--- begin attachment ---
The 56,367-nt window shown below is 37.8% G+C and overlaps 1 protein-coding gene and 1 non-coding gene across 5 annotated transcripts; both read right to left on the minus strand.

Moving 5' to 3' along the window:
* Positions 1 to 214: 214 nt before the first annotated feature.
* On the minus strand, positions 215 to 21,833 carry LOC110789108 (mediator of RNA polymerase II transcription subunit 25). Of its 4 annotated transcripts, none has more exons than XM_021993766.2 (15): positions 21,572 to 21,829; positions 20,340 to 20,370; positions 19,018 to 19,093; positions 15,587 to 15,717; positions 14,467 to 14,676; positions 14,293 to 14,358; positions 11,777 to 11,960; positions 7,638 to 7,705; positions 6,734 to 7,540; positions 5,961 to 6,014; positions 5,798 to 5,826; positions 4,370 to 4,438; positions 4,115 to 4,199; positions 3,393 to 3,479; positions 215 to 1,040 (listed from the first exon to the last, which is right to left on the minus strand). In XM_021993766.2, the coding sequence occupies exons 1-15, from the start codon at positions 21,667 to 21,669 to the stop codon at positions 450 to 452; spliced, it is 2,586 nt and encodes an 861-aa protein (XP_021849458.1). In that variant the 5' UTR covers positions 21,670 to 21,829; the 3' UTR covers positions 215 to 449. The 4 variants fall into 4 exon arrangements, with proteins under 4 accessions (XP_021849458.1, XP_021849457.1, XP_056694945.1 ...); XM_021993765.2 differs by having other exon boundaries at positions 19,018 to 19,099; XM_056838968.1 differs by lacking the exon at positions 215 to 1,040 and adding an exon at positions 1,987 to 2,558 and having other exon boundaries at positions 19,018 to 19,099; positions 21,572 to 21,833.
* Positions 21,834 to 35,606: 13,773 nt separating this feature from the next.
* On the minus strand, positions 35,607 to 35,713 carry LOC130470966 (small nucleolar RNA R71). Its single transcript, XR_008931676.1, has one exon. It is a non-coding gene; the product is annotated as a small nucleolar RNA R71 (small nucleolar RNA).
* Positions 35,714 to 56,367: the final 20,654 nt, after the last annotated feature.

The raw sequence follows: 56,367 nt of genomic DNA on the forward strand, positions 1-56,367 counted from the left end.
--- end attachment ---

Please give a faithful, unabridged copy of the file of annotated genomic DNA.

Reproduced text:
The 56,367-nt window shown below is 37.8% G+C and overlaps 1 protein-coding gene and 1 non-coding gene across 5 annotated transcripts; both read right to left on the minus strand.

Moving 5' to 3' along the window:
* Positions 1 to 214: 214 nt before the first annotated feature.
* On the minus strand, positions 215 to 21,833 carry LOC110789108 (mediator of RNA polymerase II transcription subunit 25). Of its 4 annotated transcripts, none has more exons than XM_021993766.2 (15): positions 21,572 to 21,829; positions 20,340 to 20,370; positions 19,018 to 19,093; positions 15,587 to 15,717; positions 14,467 to 14,676; positions 14,293 to 14,358; positions 11,777 to 11,960; positions 7,638 to 7,705; positions 6,734 to 7,540; positions 5,961 to 6,014; positions 5,798 to 5,826; positions 4,370 to 4,438; positions 4,115 to 4,199; positions 3,393 to 3,479; positions 215 to 1,040 (listed from the first exon to the last, which is right to left on the minus strand). In XM_021993766.2, the coding sequence occupies exons 1-15, from the start codon at positions 21,667 to 21,669 to the stop codon at positions 450 to 452; spliced, it is 2,586 nt and encodes an 861-aa protein (XP_021849458.1). In that variant the 5' UTR covers positions 21,670 to 21,829; the 3' UTR covers positions 215 to 449. The 4 variants fall into 4 exon arrangements, with proteins under 4 accessions (XP_021849458.1, XP_021849457.1, XP_056694945.1 ...); XM_021993765.2 differs by having other exon boundaries at positions 19,018 to 19,099; XM_056838968.1 differs by lacking the exon at positions 215 to 1,040 and adding an exon at positions 1,987 to 2,558 and having other exon boundaries at positions 19,018 to 19,099; positions 21,572 to 21,833.
* Positions 21,834 to 35,606: 13,773 nt separating this feature from the next.
* On the minus strand, positions 35,607 to 35,713 carry LOC130470966 (small nucleolar RNA R71). Its single transcript, XR_008931676.1, has one exon. It is a non-coding gene; the product is annotated as a small nucleolar RNA R71 (small nucleolar RNA).
* Positions 35,714 to 56,367: the final 20,654 nt, after the last annotated feature.

The raw sequence follows: 56,367 nt of genomic DNA on the forward strand, positions 1-56,367 counted from the left end.